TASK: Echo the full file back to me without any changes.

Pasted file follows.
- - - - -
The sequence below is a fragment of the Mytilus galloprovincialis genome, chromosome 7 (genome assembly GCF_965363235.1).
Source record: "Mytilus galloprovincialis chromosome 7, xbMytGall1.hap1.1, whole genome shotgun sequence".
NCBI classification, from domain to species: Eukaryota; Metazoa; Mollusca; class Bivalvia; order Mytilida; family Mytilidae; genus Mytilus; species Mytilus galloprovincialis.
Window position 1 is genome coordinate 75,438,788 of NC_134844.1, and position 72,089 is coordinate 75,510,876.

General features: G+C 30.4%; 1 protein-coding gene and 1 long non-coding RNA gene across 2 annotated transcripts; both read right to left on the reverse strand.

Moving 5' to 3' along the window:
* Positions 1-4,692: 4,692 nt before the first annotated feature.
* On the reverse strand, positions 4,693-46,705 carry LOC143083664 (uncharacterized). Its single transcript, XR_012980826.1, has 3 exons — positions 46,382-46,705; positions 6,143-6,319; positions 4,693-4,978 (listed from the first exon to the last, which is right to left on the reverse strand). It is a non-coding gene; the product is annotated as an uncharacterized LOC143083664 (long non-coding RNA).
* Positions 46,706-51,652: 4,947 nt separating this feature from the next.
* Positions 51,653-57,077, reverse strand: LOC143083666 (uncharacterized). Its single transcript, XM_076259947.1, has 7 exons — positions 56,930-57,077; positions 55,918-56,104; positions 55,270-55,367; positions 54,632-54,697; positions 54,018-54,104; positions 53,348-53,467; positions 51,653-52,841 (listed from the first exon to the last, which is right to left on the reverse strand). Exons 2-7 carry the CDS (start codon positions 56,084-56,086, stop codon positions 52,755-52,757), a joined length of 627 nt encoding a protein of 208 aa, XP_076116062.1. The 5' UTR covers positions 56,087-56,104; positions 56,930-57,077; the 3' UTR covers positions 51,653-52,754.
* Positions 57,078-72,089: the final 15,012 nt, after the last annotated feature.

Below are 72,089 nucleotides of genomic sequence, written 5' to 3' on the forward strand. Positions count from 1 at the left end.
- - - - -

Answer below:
The sequence below is a fragment of the Mytilus galloprovincialis genome, chromosome 7 (genome assembly GCF_965363235.1).
Source record: "Mytilus galloprovincialis chromosome 7, xbMytGall1.hap1.1, whole genome shotgun sequence".
NCBI classification, from domain to species: Eukaryota; Metazoa; Mollusca; class Bivalvia; order Mytilida; family Mytilidae; genus Mytilus; species Mytilus galloprovincialis.
Window position 1 is genome coordinate 75,438,788 of NC_134844.1, and position 72,089 is coordinate 75,510,876.

General features: G+C 30.4%; 1 protein-coding gene and 1 long non-coding RNA gene across 2 annotated transcripts; both read right to left on the reverse strand.

Moving 5' to 3' along the window:
* Positions 1-4,692: 4,692 nt before the first annotated feature.
* On the reverse strand, positions 4,693-46,705 carry LOC143083664 (uncharacterized). Its single transcript, XR_012980826.1, has 3 exons — positions 46,382-46,705; positions 6,143-6,319; positions 4,693-4,978 (listed from the first exon to the last, which is right to left on the reverse strand). It is a non-coding gene; the product is annotated as an uncharacterized LOC143083664 (long non-coding RNA).
* Positions 46,706-51,652: 4,947 nt separating this feature from the next.
* Positions 51,653-57,077, reverse strand: LOC143083666 (uncharacterized). Its single transcript, XM_076259947.1, has 7 exons — positions 56,930-57,077; positions 55,918-56,104; positions 55,270-55,367; positions 54,632-54,697; positions 54,018-54,104; positions 53,348-53,467; positions 51,653-52,841 (listed from the first exon to the last, which is right to left on the reverse strand). Exons 2-7 carry the CDS (start codon positions 56,084-56,086, stop codon positions 52,755-52,757), a joined length of 627 nt encoding a protein of 208 aa, XP_076116062.1. The 5' UTR covers positions 56,087-56,104; positions 56,930-57,077; the 3' UTR covers positions 51,653-52,754.
* Positions 57,078-72,089: the final 15,012 nt, after the last annotated feature.

Below are 72,089 nucleotides of genomic sequence, written 5' to 3' on the forward strand. Positions count from 1 at the left end.